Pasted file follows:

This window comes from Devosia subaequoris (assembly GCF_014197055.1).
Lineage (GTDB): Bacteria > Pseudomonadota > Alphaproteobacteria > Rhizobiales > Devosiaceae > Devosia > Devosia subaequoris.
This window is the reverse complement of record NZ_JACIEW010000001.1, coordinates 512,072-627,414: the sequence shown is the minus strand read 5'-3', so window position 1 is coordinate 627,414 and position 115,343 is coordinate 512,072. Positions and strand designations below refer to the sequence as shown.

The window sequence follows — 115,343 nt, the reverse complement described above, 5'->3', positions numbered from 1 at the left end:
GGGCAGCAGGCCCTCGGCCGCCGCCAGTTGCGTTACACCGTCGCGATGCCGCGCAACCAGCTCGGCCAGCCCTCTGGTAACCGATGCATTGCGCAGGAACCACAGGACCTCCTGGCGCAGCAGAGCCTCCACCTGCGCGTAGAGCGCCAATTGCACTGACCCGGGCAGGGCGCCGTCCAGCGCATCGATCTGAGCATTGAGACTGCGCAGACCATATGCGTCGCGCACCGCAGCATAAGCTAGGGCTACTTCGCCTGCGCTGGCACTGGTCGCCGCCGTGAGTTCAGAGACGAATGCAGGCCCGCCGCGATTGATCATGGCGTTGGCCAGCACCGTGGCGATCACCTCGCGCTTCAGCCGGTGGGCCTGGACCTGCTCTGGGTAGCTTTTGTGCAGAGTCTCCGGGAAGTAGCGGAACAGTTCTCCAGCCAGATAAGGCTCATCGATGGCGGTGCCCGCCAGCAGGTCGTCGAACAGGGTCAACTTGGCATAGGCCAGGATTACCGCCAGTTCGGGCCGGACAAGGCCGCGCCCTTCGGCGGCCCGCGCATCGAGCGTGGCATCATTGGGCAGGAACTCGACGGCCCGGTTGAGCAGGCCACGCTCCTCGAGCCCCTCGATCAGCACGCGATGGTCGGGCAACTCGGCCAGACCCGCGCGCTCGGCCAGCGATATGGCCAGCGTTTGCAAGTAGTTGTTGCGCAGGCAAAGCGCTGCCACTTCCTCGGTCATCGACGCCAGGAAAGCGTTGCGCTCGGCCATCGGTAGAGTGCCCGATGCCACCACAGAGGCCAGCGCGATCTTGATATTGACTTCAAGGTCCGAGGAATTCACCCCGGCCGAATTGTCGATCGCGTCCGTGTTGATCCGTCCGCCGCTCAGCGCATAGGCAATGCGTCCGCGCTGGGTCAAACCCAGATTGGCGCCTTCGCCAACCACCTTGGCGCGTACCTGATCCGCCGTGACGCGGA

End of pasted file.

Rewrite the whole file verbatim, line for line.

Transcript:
This window comes from Devosia subaequoris (assembly GCF_014197055.1).
Lineage (GTDB): Bacteria > Pseudomonadota > Alphaproteobacteria > Rhizobiales > Devosiaceae > Devosia > Devosia subaequoris.
This window is the reverse complement of record NZ_JACIEW010000001.1, coordinates 512,072-627,414: the sequence shown is the minus strand read 5'-3', so window position 1 is coordinate 627,414 and position 115,343 is coordinate 512,072. Positions and strand designations below refer to the sequence as shown.

The window sequence follows — 115,343 nt, the reverse complement described above, 5'->3', positions numbered from 1 at the left end:
GGGCAGCAGGCCCTCGGCCGCCGCCAGTTGCGTTACACCGTCGCGATGCCGCGCAACCAGCTCGGCCAGCCCTCTGGTAACCGATGCATTGCGCAGGAACCACAGGACCTCCTGGCGCAGCAGAGCCTCCACCTGCGCGTAGAGCGCCAATTGCACTGACCCGGGCAGGGCGCCGTCCAGCGCATCGATCTGAGCATTGAGACTGCGCAGACCATATGCGTCGCGCACCGCAGCATAAGCTAGGGCTACTTCGCCTGCGCTGGCACTGGTCGCCGCCGTGAGTTCAGAGACGAATGCAGGCCCGCCGCGATTGATCATGGCGTTGGCCAGCACCGTGGCGATCACCTCGCGCTTCAGCCGGTGGGCCTGGACCTGCTCTGGGTAGCTTTTGTGCAGAGTCTCCGGGAAGTAGCGGAACAGTTCTCCAGCCAGATAAGGCTCATCGATGGCGGTGCCCGCCAGCAGGTCGTCGAACAGGGTCAACTTGGCATAGGCCAGGATTACCGCCAGTTCGGGCCGGACAAGGCCGCGCCCTTCGGCGGCCCGCGCATCGAGCGTGGCATCATTGGGCAGGAACTCGACGGCCCGGTTGAGCAGGCCACGCTCCTCGAGCCCCTCGATCAGCACGCGATGGTCGGGCAACTCGGCCAGACCCGCGCGCTCGGCCAGCGATATGGCCAGCGTTTGCAAGTAGTTGTTGCGCAGGCAAAGCGCTGCCACTTCCTCGGTCATCGACGCCAGGAAAGCGTTGCGCTCGGCCATCGGTAGAGTGCCCGATGCCACCACAGAGGCCAGCGCGATCTTGATATTGACTTCAAGGTCCGAGGAATTCACCCCGGCCGAATTGTCGATCGCGTCCGTGTTGATCCGTCCGCCGCTCAGCGCATAGGCAATGCGTCCGCGCTGGGTCAAACCCAGATTGGCGCCTTCGCCAACCACCTTGGCGCGTACCTGATCCGCCGTGACGCGGA